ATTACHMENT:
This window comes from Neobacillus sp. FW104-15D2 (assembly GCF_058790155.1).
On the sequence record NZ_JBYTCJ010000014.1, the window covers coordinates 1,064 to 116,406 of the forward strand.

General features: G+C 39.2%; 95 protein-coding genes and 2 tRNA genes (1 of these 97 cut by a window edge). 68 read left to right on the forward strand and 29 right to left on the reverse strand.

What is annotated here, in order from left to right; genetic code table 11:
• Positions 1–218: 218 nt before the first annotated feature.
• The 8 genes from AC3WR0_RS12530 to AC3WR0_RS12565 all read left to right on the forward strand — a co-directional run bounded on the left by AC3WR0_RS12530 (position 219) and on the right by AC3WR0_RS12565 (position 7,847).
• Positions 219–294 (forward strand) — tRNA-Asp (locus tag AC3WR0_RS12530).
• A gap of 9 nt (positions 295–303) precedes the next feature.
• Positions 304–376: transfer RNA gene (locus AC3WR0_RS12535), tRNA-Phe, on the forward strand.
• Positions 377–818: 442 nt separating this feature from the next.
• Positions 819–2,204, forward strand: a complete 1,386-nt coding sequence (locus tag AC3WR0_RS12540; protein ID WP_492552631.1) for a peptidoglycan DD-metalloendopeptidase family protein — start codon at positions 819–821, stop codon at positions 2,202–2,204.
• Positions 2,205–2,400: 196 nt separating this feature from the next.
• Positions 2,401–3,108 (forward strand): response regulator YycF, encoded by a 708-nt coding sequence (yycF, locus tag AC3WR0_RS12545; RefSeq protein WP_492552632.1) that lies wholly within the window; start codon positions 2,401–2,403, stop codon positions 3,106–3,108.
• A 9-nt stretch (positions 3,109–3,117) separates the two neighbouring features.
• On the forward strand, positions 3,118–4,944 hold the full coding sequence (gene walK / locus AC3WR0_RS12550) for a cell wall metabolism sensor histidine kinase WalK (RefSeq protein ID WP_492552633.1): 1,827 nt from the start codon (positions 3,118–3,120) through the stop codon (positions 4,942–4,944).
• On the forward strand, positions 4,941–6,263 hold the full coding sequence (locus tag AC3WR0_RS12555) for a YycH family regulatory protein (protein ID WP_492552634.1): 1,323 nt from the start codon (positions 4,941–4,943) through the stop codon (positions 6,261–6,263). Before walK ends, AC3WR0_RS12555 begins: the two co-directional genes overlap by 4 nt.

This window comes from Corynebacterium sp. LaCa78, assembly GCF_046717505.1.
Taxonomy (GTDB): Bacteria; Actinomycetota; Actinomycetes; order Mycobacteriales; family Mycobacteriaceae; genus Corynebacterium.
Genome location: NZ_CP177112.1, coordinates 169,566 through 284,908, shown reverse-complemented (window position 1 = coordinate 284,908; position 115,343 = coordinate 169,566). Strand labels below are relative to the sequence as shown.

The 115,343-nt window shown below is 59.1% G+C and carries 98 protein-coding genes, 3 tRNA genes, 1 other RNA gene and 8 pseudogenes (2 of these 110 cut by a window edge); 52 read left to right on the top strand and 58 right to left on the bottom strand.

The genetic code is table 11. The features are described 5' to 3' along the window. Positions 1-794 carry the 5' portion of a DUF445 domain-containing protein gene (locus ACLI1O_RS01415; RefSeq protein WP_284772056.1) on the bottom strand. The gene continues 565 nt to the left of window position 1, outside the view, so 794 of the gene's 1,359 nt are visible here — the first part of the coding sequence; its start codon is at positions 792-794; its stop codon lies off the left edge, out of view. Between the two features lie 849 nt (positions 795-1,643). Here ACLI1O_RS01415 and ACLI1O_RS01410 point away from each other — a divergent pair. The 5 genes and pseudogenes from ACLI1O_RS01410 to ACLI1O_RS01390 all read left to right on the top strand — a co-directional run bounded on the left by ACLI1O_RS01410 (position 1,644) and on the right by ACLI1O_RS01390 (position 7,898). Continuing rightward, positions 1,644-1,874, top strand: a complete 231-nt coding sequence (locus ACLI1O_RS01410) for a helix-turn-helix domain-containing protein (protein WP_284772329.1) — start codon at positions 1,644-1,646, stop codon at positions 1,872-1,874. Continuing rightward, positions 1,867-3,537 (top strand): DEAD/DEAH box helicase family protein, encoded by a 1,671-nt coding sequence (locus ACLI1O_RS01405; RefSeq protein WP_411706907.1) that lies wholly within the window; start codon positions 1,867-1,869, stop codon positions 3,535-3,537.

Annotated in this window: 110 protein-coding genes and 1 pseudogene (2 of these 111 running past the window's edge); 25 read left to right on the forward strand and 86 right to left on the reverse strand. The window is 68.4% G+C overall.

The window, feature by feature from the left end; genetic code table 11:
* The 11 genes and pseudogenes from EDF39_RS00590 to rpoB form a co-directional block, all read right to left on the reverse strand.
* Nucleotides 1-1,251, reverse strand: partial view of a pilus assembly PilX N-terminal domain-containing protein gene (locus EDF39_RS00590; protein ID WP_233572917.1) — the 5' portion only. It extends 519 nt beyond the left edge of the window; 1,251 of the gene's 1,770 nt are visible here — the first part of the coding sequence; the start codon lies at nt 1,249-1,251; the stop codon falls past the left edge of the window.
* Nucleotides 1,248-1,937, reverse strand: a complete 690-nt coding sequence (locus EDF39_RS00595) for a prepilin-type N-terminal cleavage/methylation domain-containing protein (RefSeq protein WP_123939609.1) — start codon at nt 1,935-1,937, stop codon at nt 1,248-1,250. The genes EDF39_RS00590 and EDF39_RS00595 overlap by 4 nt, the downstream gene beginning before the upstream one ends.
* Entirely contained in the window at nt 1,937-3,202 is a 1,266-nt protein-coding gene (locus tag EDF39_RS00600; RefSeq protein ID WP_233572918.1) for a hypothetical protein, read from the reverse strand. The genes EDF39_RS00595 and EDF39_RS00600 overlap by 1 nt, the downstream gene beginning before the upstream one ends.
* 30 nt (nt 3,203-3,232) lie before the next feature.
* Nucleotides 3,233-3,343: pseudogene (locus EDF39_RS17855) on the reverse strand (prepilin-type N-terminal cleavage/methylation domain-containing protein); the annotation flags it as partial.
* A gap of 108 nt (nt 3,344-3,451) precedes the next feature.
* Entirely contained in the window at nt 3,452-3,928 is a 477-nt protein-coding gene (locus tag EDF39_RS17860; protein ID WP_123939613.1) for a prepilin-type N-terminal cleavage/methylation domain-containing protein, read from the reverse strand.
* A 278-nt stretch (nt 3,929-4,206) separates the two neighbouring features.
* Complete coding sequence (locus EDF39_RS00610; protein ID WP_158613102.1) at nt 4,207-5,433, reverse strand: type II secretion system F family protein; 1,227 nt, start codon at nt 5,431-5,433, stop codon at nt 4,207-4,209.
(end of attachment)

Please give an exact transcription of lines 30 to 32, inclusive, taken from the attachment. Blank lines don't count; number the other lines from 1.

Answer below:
* A gap of 108 nt (nt 3,344-3,451) precedes the next feature.
* Entirely contained in the window at nt 3,452-3,928 is a 477-nt protein-coding gene (locus tag EDF39_RS17860; protein ID WP_123939613.1) for a prepilin-type N-terminal cleavage/methylation domain-containing protein, read from the reverse strand.
* A 278-nt stretch (nt 3,929-4,206) separates the two neighbouring features.